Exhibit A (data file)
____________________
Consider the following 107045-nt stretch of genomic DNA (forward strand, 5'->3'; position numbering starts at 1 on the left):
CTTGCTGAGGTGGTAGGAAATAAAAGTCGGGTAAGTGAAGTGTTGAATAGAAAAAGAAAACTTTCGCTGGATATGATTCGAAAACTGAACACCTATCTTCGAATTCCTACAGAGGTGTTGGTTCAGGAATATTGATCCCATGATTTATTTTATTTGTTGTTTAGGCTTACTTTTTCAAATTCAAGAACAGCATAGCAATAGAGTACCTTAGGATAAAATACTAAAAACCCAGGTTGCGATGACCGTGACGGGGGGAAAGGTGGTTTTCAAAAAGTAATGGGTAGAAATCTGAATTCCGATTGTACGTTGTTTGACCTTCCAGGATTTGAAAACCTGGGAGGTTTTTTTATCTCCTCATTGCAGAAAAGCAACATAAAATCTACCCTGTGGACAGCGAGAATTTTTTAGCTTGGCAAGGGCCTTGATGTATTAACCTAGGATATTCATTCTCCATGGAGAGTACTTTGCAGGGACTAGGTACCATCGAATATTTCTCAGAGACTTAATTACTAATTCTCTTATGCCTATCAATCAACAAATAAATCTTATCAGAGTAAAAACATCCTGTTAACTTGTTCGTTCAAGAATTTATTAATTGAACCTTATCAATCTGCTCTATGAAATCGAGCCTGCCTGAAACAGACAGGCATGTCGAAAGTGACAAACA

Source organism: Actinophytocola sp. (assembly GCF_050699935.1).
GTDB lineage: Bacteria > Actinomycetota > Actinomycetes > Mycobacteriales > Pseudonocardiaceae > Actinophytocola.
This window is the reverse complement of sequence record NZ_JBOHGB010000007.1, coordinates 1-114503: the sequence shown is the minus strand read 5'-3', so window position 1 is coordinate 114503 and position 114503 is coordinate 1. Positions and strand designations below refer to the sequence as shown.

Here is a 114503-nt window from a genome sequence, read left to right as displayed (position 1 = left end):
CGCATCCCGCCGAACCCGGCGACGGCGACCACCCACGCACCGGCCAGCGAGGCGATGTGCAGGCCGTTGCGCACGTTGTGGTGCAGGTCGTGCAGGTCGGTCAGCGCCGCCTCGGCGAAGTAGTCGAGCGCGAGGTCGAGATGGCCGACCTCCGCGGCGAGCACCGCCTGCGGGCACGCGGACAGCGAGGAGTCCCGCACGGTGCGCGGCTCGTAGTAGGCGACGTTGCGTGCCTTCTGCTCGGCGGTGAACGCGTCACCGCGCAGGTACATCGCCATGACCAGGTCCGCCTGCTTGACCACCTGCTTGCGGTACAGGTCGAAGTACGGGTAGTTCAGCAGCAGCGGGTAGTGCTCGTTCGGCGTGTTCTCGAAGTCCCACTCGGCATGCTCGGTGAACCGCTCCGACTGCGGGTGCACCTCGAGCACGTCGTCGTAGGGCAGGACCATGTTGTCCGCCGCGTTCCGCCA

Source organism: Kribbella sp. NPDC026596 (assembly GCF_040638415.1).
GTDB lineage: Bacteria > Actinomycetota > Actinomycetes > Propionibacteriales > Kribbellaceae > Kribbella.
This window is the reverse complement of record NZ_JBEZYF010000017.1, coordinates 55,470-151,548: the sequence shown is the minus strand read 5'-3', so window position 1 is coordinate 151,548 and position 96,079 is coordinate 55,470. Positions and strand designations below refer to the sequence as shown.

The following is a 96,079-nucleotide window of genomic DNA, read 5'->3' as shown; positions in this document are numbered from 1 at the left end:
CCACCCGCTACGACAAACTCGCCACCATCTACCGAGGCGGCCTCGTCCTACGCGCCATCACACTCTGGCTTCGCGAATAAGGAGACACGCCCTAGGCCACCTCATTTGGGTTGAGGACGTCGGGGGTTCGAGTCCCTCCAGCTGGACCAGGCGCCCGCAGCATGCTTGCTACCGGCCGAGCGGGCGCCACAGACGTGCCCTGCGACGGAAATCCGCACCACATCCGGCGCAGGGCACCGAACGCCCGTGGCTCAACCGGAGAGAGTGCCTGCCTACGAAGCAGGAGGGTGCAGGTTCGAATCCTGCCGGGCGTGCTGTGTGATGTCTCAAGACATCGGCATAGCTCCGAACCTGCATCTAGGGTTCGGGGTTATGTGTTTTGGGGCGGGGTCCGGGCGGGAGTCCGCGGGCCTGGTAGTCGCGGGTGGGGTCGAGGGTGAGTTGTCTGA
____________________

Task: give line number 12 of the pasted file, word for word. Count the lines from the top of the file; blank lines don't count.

CCACCCGCTACGACAAACTCGCCACCATCTACCGAGGCGGCCTCGTCCTACGCGCCATCACACTCTGGCTTCGCGAATAAGGAGACACGCCCTAGGCCACCTCATTTGGGTTGAGGACGTCGGGGGTTCGAGTCCCTCCAGCTGGACCAGGCGCCCGCAGCATGCTTGCTACCGGCCGAGCGGGCGCCACAGACGTGCCCTGCGACGGAAATCCGCACCACATCCGGCGCAGGGCACCGAACGCCCGTGGCTCAACCGGAGAGAGTGCCTGCCTACGAAGCAGGAGGGTGCAGGTTCGAATCCTGCCGGGCGTGCTGTGTGATGTCTCAAGACATCGGCATAGCTCCGAACCTGCATCTAGGGTTCGGGGTTATGTGTTTTGGGGCGGGGTCCGGGCGGGAGTCCGCGGGCCTGGTAGTCGCGGGTGGGGTCGAGGGTGAGTTGTCTGA